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Phosphate Ions Alter the Binding of Daptomycin to Living Cell Membranes

submitted on 01.10.2020, 02:58 and posted on 01.10.2020, 09:53 by Lindsey Miller, Tessa Calhoun
Advancements in antibiotic drug design are often hindered by missing information in how these small molecules interact with living cells. The antibiotic, daptomycin, has found clinical success, and emerging resistance, but a comprehensive picture of its mechanism of action has remained elusive. Using the surface-specific spectroscopy, second harmonic generation, we are able to quantitatively assess the binding of daptomycin to living cell membranes without the addition of exogenous labels. Our results reveal similar binding affinities for both gram-positive and gram-negative bacteria studied, including E. coli. More importantly, we show that phosphate ions influence the binding of daptomycin to the gram-positive bacterium E. faecalis. The role of environmental phosphate has not previously been considered in any proposed mechanism and its implications are expected to be important in vivo.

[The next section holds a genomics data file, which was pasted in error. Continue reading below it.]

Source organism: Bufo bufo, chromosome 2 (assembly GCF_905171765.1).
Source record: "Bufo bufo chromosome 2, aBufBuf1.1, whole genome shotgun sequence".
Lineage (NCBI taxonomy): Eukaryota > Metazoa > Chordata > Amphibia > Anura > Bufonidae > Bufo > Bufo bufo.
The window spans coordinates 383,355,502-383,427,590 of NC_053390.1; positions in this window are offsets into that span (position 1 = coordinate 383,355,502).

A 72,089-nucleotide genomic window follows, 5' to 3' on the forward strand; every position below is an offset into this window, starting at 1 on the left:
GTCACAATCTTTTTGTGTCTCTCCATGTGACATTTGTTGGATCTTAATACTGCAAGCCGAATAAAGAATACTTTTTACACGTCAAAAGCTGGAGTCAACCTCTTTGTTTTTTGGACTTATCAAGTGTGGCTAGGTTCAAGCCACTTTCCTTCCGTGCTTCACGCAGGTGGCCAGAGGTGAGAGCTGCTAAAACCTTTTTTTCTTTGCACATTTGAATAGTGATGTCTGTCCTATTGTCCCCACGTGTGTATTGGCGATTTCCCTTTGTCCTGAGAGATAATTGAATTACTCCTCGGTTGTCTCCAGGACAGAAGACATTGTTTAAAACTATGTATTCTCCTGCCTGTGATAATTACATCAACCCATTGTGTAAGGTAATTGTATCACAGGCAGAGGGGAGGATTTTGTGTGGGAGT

Membrane alterations and daptomycin tolerance

National Institute of Allergy and Infectious Diseases

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University of Tennessee, Knoxville


United States

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Declaration of Conflict of Interest

no conflict of interest